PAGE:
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Variation in two phases of post-winter development of a butterfly
Stockholm University, Faculty of Science, Department of Zoology.
Stockholm University, Faculty of Science, Department of Zoology.
Stockholm University, Faculty of Science, Department of Zoology.
Stockholm University, Faculty of Science, Department of Zoology.
2014 (English)In: Journal of Evolutionary Biology, ISSN 1010-061X, E-ISSN 1420-9101, Vol. 27, no 12, 2644-2653 p.Article in journal (Refereed) Published
Abstract [en]

The temporal aspects of life cycle characteristics, such as diapause development, are under strong selection in seasonal environments. Fine-tuning of the life cycle may be particularly important to match the phenology of potential mates and resources as well as for optimizing abiotic conditions at eclosion. Here, we experimentally study the spring phenology of the orange tip butterfly, Anthocharis cardamines, by analysing post-winter pupal development in three populations along a latitudinal cline in each of Sweden and the United Kingdom. These countries differ substantially in their seasonal temperature profile. By repeatedly recording pupal weights, we established that post-winter development has two separate phases, with a more rapid weight loss in the second phase than in the first, likely corresponding to a ramping up of the rate of development. Variation in the duration of the first phase contributed more strongly than the second phase to the differences in phenology between the localities and sexes. We found that insects from Sweden had a faster overall rate of development than those from the United Kingdom, which is consistent with countergradient variation, as Sweden is colder during the spring than the United Kingdom. Similar trends were not observed at the within-country scale, however. A cogradient pattern was found within Sweden, with populations from the north developing more slowly, and there was no clear latitudinal trend within the United Kingdom. In all localities, males developed faster than females. Our results point to the importance of variation in the progression of post-winter development for spring phenology.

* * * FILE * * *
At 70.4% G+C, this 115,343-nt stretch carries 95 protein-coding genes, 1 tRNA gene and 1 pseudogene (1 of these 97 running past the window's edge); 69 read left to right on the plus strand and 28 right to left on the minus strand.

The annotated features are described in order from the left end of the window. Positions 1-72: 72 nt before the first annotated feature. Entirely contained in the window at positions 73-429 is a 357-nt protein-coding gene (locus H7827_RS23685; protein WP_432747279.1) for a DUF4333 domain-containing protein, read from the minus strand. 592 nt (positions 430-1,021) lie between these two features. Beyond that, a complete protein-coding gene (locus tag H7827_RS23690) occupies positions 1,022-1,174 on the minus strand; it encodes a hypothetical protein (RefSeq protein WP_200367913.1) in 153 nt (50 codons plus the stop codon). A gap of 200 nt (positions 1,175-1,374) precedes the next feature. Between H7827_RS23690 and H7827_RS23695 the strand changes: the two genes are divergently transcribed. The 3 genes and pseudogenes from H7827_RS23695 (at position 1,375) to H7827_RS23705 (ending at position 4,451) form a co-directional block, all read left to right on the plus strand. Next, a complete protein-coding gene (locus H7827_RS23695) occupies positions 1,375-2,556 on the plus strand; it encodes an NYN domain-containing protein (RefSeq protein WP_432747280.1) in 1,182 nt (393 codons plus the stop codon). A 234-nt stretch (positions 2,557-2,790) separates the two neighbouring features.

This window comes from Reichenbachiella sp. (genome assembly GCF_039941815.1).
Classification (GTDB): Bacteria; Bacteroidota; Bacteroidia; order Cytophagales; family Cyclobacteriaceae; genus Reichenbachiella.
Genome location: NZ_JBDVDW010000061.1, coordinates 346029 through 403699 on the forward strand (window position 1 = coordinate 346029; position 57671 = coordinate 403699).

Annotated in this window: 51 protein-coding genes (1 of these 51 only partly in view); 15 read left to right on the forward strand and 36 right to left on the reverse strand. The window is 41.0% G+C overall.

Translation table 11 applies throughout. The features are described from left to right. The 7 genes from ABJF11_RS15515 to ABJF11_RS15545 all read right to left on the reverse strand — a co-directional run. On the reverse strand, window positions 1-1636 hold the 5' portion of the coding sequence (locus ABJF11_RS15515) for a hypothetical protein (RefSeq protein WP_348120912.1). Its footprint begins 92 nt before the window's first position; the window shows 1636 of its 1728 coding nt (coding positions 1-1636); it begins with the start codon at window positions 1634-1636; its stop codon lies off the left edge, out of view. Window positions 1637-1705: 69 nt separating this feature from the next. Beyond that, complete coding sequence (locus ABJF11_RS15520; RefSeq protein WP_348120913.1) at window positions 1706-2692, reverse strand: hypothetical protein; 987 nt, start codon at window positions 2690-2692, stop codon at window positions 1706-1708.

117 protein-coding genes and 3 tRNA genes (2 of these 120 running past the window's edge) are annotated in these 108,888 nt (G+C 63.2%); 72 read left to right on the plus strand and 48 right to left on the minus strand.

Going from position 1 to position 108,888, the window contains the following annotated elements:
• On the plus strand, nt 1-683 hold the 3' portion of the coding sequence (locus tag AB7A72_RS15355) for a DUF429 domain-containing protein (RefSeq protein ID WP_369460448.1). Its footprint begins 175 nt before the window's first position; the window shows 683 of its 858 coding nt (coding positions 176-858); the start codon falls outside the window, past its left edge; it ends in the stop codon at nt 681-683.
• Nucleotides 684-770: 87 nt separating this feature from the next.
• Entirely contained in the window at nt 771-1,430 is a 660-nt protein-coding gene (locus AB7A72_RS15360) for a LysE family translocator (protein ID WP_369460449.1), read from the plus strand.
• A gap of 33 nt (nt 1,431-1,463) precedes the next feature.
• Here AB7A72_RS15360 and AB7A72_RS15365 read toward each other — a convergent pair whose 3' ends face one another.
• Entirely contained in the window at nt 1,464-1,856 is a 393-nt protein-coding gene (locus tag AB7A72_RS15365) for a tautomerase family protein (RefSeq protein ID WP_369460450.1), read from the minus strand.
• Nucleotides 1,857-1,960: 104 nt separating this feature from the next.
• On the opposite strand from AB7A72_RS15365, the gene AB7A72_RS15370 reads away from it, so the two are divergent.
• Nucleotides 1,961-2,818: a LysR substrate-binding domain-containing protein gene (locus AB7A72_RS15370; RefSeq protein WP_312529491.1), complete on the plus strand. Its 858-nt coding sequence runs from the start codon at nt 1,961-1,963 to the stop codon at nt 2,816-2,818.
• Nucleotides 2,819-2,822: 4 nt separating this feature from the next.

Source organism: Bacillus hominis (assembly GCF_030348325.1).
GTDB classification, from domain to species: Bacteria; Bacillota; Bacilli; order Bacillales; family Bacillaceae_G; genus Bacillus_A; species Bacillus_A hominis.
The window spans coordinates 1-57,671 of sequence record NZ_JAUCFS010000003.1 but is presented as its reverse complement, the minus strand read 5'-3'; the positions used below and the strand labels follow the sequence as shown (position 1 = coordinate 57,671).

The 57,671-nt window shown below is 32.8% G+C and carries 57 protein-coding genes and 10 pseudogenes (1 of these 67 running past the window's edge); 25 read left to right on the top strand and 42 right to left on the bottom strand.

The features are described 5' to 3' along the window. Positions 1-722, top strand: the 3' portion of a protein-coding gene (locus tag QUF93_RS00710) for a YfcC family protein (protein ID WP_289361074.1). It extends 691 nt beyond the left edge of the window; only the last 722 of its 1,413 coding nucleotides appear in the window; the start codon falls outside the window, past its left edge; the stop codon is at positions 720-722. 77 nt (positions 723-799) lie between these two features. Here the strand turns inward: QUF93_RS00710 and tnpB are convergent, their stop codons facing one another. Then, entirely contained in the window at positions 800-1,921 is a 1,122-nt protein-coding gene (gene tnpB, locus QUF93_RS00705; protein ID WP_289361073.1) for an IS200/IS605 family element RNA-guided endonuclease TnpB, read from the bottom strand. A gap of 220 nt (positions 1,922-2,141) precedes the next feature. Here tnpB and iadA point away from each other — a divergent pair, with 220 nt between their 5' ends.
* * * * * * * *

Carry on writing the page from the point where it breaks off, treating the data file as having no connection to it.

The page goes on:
Place, publisher, year, edition, pages
2014. Vol. 27, no 12, 2644-2653 p.
Keyword [en]
Anthocharis cardamines, countergradient variation, local adaptation, orange tip butterfly, phenology, post-winter development, ramping up
National Category
Zoology
Research subject
Ethology
Identifiers
URN: urn:nbn:se:su:diva-112907DOI: 10.1111/jeb.12519ISI: 000346280100007OAI: oai:DiVA.org:su-112907DiVA: diva2:782732
Note

AuthorCount:4;

Available from: 2015-01-22 Created: 2015-01-19 Last updated: 2017-12-05Bibliographically approved
In thesis
1. Spring Phenology of Butterflies: The role of seasonal variation in life-cycle regulation
Open this publication in new window or tab >>Spring Phenology of Butterflies: The role of seasonal variation in life-cycle regulation
2016 (English)Doctoral thesis, comprehensive summary (Other academic)
Abstract [en]